Although Sheriff Roundtree and Officer Washington filed two separate motions, their primary argument for dismissal is the same: Plaintiff fails to state a claim upon which relief may be granted because he has not shown he incurred actual harm from the deprivation of his legal material. For the reasons set forth below, the Court agrees Defendants' motions should be granted on this basis.

         Sheriff Roundtree also argues the claims against him should be dismissed because he cannot be held responsible for Officer Washington's actions on the basis of supervisory liability, and as to any state law claims, he is entitled to Eleventh Amendment immunity. (Doc. no. 14, pp. 10-11.) Because the Court finds Plaintiff fails to state a viable denial of access to the courts claim, the Court need not address the supervisory liability argument. See Dang v. Sheriff, Seminole Cty., Fla., 871 F.3d 1272, 1282 (11th Cir. 2017) (“In light of the Court's determination that there was no constitutional deprivation, there is no basis for supervisor liability.” (citations omitted)). Likewise, as discussed in detail below, because the Court is recommending dismissal without prejudice of any potential state law claims, the Court need not address Eleventh Amendment immunity.

         A. Legal Standard for Rule 12(b)(6) Motion

         In considering a motion to dismiss under Rule 12(b)(6), the Court tests the legal sufficiency of the complaint, not whether the plaintiff will ultimately prevail on the merits. Adinolfe v. United Tech. Corp., 768 F.3d 1161, 1168 (11th Cir. 2014). The Court must accept as true all facts alleged in the complaint and draw all reasonable inferences in Plaintiff's favor. Erickson v. Pardus, 551 U.S. 89, 93-94 (2007) (per curiam); American Dental Ass'n v. Cigna Corp., 605 F.3d 1283, 1288 (11th Cir. 2010). To avoid dismissal for failure to state a claim upon which relief can be granted, the allegations in the amended complaint must “state a claim to relief that is plausible on its face.” Bell Atl. Corp. v. Twombly, 550 U.S. 544, 570 (2007). “A claim has facial plausibility when the plaintiff pleads factual content that allows the court to draw the reasonable inference that the defendant is liable for the misconduct alleged.” Ashcroft v. Iqbal, 556 U.S. 662, 678 (2009). That is, “[f]actual allegations must be enough to raise a right to relief above the speculative level.” Twombly, 550 U.S. at 555.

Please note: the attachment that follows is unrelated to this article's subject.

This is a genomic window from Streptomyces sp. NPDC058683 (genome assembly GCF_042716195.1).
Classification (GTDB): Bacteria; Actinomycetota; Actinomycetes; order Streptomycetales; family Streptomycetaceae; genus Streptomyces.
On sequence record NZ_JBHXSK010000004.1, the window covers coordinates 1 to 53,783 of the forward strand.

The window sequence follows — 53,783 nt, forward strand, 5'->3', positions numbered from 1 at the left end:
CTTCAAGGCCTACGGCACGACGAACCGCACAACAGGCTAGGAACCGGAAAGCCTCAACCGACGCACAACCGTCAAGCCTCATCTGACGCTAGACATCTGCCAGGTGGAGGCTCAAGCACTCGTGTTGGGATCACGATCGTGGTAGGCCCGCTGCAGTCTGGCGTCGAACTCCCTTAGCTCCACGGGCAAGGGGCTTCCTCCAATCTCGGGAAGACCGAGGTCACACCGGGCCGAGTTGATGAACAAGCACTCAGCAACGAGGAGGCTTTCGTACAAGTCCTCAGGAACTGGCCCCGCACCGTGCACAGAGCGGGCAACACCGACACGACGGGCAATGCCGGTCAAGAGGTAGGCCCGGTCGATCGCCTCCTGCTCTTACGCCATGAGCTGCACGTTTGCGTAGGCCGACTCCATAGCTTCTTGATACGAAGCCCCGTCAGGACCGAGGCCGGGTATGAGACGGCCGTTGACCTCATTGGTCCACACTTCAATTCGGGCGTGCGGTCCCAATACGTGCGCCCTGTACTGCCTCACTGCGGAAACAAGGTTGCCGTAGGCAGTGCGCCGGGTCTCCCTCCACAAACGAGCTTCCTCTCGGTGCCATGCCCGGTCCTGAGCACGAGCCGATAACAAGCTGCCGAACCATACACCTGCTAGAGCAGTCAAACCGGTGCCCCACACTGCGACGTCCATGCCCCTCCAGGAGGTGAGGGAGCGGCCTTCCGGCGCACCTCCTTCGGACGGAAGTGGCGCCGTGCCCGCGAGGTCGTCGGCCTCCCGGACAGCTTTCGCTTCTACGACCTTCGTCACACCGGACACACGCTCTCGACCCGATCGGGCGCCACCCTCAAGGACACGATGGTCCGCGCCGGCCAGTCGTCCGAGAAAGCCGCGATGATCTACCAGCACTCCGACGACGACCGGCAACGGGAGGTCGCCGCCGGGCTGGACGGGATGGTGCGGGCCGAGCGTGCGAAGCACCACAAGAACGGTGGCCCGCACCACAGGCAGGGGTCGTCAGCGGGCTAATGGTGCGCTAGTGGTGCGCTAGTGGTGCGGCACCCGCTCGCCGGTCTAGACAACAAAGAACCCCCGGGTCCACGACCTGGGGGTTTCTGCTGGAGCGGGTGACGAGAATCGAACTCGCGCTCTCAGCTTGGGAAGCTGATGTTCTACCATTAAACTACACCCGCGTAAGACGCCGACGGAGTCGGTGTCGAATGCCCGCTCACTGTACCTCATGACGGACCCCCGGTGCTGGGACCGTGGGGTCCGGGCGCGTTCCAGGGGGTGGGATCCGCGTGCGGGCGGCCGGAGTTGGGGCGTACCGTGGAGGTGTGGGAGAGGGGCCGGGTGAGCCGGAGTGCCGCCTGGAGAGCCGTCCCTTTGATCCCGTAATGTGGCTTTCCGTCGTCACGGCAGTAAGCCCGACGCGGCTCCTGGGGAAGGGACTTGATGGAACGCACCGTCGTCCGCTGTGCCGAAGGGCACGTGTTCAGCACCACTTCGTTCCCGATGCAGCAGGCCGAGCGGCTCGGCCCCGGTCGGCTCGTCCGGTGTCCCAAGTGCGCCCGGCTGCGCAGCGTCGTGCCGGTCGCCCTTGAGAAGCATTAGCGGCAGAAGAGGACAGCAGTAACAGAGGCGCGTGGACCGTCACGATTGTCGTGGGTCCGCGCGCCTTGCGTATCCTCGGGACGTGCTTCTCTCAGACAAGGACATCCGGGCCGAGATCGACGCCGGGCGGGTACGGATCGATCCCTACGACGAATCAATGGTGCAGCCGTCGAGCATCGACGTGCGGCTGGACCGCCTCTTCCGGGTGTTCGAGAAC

The Court must also consider Rule 12(b)(6) in conjunction with Federal Rule of Civil Procedure 8. Id. While Rule 8(a) does not require detailed factual allegations, “it demands more than an unadorned, the-defendant-unlawfully-harmed-me accusation.” Iqbal, 556 U.S. at 678. A complaint is insufficient if it “offers ‘labels and conclusions' or ‘a formulaic recitation of the elements of a cause of action, '” or if it “tenders ‘naked assertions' devoid of ‘further factual enhancement.'” Id. (quoting Twombly, 550 U.S. at 555, 557). The Court is “not bound to accept as true a legal conclusion couched as a factual allegation.” Twombly, 550 U.S. at 555 (citation omitted). In short, the complaint must provide a “‘plain statement' possess[ing] enough heft to ‘sho[w] that the pleader is entitled to relief.'” Id. at 557 (quoting Fed.R.Civ.P. 8(a)(2)).

         Finally, the court affords a liberal construction to a pro se litigant's pleadings, holding them to a more lenient standard than those drafted by an attorney. Erickson, 551 U.S. At 94. However, this liberal construction does not mean that the court has a duty to re-write the complaint. Snow v. DirecTV, Inc., 450 F.3d 1314, 1320 (11th Cir. 2006).

         B. Plaintiff Fails to State a Claim for Denial of Access to the ...